Gamba the king, cowering below, was terrified, reduced almost to gibbering idiocy by fear. Dian watched him with disgust. And this thing had dared to speak to her of love! Hodon was nervous below deck. Like all mountain men, he wanted to be out in the open. He wanted to face the storm and the danger where he could see them. Below, he was like a caged beast. The ship was pitching wildly, but Hodon managed to fight his way to a ladder and then to the deck above.
Both the wind and the current had combined with malevolent fury in an attempt to hurl the John Tyler on, the all too near shore. Dead ahead loomed the green island upon which O-aa had been cast when she leaped overboard in the fog. Ah-gilak realized that he could make no offing there, that he would have to pass between the island and the shore, only a bare mile away. And through unchartered waters, below the tumbling surface of which might he reefs and rocks. Ah-gilak was not happy.
Hodon saw the mountainous waves and wondered that any ship could live in such a sea. Being a landsman, he saw the high seas as the only menace. Ah-gilak feared for the things he could not see—the reefs and the rocks and the current that he and the ship fought. It was a titanic battle.
Hodon, clinging to a stanchion to keep from falling, was quite unconscious of a real danger that confronted him on the deck of the John Tyler. The ship rose to meet the great seas and then drove deep into the troughs, but so far she had shipped but little green water.
Ah-gilak saw the man, and his toothless mouth grimaced. The wind and the blinding rain beat about him. The tornado whipped his long white beard. There won’t be no call to throw the dod-burned idjit overboard, he thought. Raj saw Hodon and called a warning to him, but the wind drove his voice down his throat.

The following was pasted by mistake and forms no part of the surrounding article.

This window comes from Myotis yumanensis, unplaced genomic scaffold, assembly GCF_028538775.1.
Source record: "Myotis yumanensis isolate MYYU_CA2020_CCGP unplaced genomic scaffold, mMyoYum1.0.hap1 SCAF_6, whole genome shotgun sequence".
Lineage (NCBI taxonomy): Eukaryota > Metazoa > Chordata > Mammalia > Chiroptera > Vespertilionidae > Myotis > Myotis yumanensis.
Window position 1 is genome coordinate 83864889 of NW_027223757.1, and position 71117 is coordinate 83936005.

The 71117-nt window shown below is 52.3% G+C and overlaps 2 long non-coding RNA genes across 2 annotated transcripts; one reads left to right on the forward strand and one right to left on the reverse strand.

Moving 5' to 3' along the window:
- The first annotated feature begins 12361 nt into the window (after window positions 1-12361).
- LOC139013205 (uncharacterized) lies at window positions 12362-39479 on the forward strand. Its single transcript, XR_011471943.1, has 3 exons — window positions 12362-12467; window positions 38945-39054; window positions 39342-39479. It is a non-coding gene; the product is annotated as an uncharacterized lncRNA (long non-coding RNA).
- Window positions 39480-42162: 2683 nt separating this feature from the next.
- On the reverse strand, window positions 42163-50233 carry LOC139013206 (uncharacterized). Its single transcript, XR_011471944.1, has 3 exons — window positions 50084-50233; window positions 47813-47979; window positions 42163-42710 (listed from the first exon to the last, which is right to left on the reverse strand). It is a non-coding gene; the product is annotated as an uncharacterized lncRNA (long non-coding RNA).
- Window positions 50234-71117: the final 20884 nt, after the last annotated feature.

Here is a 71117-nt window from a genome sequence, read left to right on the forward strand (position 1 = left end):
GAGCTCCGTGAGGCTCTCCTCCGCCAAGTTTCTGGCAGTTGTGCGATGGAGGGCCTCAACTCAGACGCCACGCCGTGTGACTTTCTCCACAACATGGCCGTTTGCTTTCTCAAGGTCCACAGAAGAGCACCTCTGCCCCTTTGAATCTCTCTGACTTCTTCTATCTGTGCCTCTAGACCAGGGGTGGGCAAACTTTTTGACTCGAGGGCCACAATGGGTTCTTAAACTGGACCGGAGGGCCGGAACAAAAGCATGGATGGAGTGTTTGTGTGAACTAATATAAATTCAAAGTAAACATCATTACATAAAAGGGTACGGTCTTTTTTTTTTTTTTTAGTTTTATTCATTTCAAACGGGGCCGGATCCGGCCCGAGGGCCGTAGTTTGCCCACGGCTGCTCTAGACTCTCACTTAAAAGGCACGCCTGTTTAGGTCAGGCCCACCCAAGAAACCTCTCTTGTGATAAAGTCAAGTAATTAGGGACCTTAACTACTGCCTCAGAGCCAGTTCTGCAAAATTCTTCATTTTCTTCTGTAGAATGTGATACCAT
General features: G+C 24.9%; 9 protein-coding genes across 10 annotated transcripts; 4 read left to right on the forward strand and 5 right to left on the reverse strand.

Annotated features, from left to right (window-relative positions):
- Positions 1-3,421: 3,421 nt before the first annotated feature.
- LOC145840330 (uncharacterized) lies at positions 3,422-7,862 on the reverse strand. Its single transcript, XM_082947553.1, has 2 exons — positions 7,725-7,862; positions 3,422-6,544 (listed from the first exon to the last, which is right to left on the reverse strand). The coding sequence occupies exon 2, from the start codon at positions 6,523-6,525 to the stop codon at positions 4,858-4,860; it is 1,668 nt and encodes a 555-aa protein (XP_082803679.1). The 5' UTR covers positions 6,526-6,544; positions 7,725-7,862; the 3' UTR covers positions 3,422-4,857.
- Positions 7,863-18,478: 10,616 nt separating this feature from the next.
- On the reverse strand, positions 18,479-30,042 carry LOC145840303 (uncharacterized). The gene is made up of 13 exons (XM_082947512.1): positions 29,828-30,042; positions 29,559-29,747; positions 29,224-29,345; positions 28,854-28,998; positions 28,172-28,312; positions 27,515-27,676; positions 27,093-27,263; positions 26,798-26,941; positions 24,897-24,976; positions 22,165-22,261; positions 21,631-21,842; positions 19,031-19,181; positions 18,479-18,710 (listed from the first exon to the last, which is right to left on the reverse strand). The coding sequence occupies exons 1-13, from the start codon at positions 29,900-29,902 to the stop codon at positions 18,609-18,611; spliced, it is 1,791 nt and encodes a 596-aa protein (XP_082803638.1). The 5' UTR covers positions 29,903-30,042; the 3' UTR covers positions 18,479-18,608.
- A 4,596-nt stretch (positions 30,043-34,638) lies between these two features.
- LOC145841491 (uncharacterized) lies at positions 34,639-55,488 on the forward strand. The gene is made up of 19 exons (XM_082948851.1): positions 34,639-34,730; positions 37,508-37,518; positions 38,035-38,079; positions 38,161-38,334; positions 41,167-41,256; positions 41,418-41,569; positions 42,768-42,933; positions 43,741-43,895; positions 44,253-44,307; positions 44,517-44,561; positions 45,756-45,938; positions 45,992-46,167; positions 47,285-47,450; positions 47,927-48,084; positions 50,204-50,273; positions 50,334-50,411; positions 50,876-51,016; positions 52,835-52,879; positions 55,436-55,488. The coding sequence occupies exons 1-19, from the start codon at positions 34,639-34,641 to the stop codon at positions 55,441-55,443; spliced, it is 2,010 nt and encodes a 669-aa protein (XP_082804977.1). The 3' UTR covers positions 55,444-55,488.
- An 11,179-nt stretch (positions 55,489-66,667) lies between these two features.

Just before the ship reached the shelter of the island’s lee, a monstrous sea loomed above her. It broke, tons of it, over her, submerging her. The John Tyler staggered to the terrific impact, then slowly she rose, shaking the water from her.
Ah-gilak looked and grinned. Hodon was no longer by the stanchion. In the shelter of the island, Ah-gilak hove to and dropped anchor. The John Tyler had weathered the storm and was safe.
Raj’s eyes searched the tumbling waters, but they were rewarded by no sight of Hodon. The Mezop shook his head sadly. He had liked the Sarian. Later, when Dian came on deck, he told her; and she, too, was sad. But death comes quickly and often in the Stone Age.
“Perhaps it is just as well,” said Dian. “They are both gone now, and neither is left to grieve.” She was thinking of how often she had wished for death when she had thought David was dead.
Ah-gilak shed crocodile tears, but he did not fool the Mezops. Had they not known that it would have been impossible, they would have thought that he had been instrumental in throwing Hodon overboard; and Ah-gilak would have gone over, too.
A great comber threw Hodon far up the beach, and left him exhausted and half dead. The enormous sea had buffetted him. His head had been beneath the surface more often than it had been above. But the tide and the wind and the current had been with him. As had a kindly Providence, for no terrible creature of the deep had seized him. Perhaps the very turbulence of the water had saved him, keeping the great reptiles down in the relative quiet far below the surface.
Hodon lay for a long time where the sea had spewed him. Occasionally a wave would roll up and surge around him, but none had the depth or volume to drag him back into the sea.
At last he got slowly to his feet. He looked back and saw the John Tyler riding at anchor behind the island. Because of the torrential rain he could but barely discern her; so he knew that those on board could not see him at all. He thought of building a fire in the hope that its smoke might carry a message to them, but there was nothing with which to make fire.
Before the storm struck them, Ah-gilak had said that he thought the ship was approaching the spot at which the Mezops had abandoned her. If that were the case, then the island was close to the place at which O-aa was supposed to have leaped overboard. If she had survived which he doubted, she would be making her way right now toward Kali, hundreds of miles away. Perhaps, somewhere in this unknown land of terrors, she was even now pursuing her hopeless journey.
That he might ever find her in all this vast expanse of plain and hill and mountain he knew to be wholly unlikely, even were she there. But there was the chance. And there was his great love for her. Without a backward glance, Hodon the Fleet One turned his face and his steps northeast toward Kali.